Remembering: The surprise hurricane of 1943

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The Texas coast was surprised by a category 2 hurricane in 1943 (KTRK)

It was called "the surprise hurricane" of 1943 and it changed the way we forecast storms and the way we advise the public.

The U.S. was in the middle of World War II. Here in Texas, the biggest threat from Nazi Germany was submarines, called u-boats, in the Gulf of Mexico. Because of the threats from u-boats, ships were not allowed to broadcast on their radios. This included weather reports that the National Weather Service relied on for storm forecasting.

As the "surprise hurricane" approached the Texas coast, little to no information was known about the storm or provided to the public. A day before landfall, a small article was published in local papers warning of a tropical storm and winds of 30-40 mph along the coast.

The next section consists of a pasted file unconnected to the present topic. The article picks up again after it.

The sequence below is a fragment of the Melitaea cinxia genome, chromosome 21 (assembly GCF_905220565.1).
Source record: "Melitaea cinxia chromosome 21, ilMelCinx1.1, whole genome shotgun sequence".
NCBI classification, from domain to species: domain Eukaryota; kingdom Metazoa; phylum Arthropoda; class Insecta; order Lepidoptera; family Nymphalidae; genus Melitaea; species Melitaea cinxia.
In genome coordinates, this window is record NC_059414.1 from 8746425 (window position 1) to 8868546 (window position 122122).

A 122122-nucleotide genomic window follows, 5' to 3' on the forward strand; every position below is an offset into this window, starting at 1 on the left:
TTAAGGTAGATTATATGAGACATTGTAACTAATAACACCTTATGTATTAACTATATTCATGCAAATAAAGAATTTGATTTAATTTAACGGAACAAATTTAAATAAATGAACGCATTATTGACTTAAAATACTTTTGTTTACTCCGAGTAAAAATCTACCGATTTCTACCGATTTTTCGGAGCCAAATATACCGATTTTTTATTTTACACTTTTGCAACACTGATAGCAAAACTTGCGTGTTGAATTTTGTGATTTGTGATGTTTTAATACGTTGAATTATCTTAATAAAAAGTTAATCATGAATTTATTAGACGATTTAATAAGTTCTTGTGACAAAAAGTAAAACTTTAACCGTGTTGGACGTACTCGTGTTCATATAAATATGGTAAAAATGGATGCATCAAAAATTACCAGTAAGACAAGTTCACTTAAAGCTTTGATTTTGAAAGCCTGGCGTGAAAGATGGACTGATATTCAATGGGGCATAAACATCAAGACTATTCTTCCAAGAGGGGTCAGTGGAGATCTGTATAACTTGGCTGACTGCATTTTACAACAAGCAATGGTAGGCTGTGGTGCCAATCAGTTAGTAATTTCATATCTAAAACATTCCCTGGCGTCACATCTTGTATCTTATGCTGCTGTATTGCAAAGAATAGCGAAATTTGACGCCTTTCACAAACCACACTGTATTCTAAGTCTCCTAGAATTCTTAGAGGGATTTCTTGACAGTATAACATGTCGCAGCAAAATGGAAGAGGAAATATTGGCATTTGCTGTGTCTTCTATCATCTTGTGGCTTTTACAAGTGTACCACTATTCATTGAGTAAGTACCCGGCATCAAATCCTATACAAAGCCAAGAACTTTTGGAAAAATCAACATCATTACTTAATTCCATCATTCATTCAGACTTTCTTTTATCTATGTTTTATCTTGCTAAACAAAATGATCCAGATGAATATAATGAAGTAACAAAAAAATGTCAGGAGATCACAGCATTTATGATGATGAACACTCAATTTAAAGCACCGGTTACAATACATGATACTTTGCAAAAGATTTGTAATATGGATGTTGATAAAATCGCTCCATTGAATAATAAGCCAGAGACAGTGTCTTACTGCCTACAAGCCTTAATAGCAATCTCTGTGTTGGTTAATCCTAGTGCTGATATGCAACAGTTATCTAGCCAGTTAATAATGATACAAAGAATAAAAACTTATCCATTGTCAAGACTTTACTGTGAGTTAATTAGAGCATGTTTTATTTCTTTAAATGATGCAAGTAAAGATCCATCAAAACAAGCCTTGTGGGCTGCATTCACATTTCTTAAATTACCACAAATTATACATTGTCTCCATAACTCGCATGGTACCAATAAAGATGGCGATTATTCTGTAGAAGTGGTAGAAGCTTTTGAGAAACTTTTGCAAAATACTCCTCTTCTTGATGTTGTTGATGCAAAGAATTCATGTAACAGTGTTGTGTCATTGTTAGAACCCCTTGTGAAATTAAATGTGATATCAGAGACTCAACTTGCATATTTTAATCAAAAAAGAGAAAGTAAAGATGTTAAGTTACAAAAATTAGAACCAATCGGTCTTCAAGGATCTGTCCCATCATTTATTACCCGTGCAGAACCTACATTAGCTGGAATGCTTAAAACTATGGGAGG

The category 2 hurricane made landfall on July 27th, on the Bolivar Peninsula but caused damage in Galveston, Texas City and other communities on the Gulf Coast. Nineteen people were killed in the storm and thousands of buildings were damaged.

The hurricane was the first storm to be entered into by an aircraft. Colonel Joe Duckworth and navigator Lt. Ralph O'Hair, flew an AT-6 "Texan" trainer from Bryan, Texas into the eye of the hurricane. According to the National Weather Service, British pilots were making fun of American aircraft and Colonel Duckworth bet them he could fly the single engine trainer into the hurricane.

More information about the hurricane of 1943 can be found here: National Weather Serice


Related Topics:
weatherhurricanehistoryremember whenABC13 TBTGalvestonTexas CityBolivar
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